While Pakistan cannot compete with India in the shopping handicraft stakes, there is a refreshing lack of hassle. Special purchases include carved wooden tables, trays, screens, silver trinkets, pottery, camel-skin lamps, bamboo decorations, woodwork, brassware, cane items, glass bangles, gold ornaments, hand-embroidered shawls, rugs and carpets, silk, cashmere shawls and saleem shahi shoes with upturned toes. Chadors (a type of light woollen blanket) are a particularly good buy in Pakistan.
While some of the major towns have craft centres where handicrafts from different regions are sold, bazaars often provide the most interesting shopping. Peshawar (Old City), is home to some of the best bazaars in the country. Try the carpet and rug shops which sell Afghan carpets and Balochi carpets; many shops will help you to ship your purchase home. Also in Peshawar visit the Meena Bazaar.It is a maze of shops mainly selling womenswear but it also has some interesting architectural sights such as the old Sikh havelis with carved windows. It is expected that the customer should bargain for goods and as a tourist you will inevitably be constantly asked to stop and look, or to pause for chai.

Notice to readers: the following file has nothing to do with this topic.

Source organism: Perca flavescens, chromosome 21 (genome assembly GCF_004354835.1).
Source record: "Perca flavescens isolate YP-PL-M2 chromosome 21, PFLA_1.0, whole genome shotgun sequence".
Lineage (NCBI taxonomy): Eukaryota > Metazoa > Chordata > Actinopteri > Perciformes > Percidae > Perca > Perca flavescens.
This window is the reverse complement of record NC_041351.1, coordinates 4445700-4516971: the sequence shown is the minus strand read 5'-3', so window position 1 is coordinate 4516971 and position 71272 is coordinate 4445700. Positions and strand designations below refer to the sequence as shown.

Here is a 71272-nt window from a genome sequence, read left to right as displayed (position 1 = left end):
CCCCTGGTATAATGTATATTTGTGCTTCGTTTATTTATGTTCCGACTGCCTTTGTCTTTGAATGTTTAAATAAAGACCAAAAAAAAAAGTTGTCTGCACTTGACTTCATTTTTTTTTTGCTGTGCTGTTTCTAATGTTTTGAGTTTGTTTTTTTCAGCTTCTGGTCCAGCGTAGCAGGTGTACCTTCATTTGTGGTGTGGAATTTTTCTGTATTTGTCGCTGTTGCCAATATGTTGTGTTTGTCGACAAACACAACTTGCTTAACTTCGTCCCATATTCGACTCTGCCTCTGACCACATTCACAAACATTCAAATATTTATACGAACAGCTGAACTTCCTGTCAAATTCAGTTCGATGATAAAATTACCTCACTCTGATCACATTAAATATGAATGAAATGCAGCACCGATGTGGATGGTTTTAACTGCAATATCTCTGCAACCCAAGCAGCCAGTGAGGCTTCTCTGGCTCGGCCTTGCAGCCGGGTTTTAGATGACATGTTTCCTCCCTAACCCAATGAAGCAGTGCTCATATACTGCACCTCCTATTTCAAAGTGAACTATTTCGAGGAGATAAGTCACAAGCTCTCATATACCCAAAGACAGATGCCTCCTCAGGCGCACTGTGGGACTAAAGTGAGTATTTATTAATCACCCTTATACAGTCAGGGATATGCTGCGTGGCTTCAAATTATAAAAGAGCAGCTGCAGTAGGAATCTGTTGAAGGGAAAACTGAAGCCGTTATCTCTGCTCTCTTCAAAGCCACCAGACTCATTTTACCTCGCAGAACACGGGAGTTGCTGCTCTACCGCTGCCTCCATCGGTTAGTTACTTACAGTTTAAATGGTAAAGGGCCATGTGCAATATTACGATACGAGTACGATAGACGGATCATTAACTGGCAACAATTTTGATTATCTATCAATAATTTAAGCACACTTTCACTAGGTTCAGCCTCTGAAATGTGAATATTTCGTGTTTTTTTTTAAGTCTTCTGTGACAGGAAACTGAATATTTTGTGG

Large, air-conditioned shopping malls with food courts and designer shops, catering to the young, aspirational and wealthy are beginning to pop up all across the country, especially in Karachi. Malls can be a great way to beat the heat and offer a wide-range of international cuisine. Popular malls in Karachi include The Forum, Park Towers and Dolmen Mall. The Saddar district of Karachi is good for souvenir style shopping and this is where the famous Zainab Market can be found. In Lahore try the Anarkali Bazar, which is believed to be the oldest bazaar in South Asia, this is a market in which to bargain hard and is a good place to come for gifts back home. For a more modern experience, try the Pace shopping centre, it’s costly by local standards, and has many recognisable brands.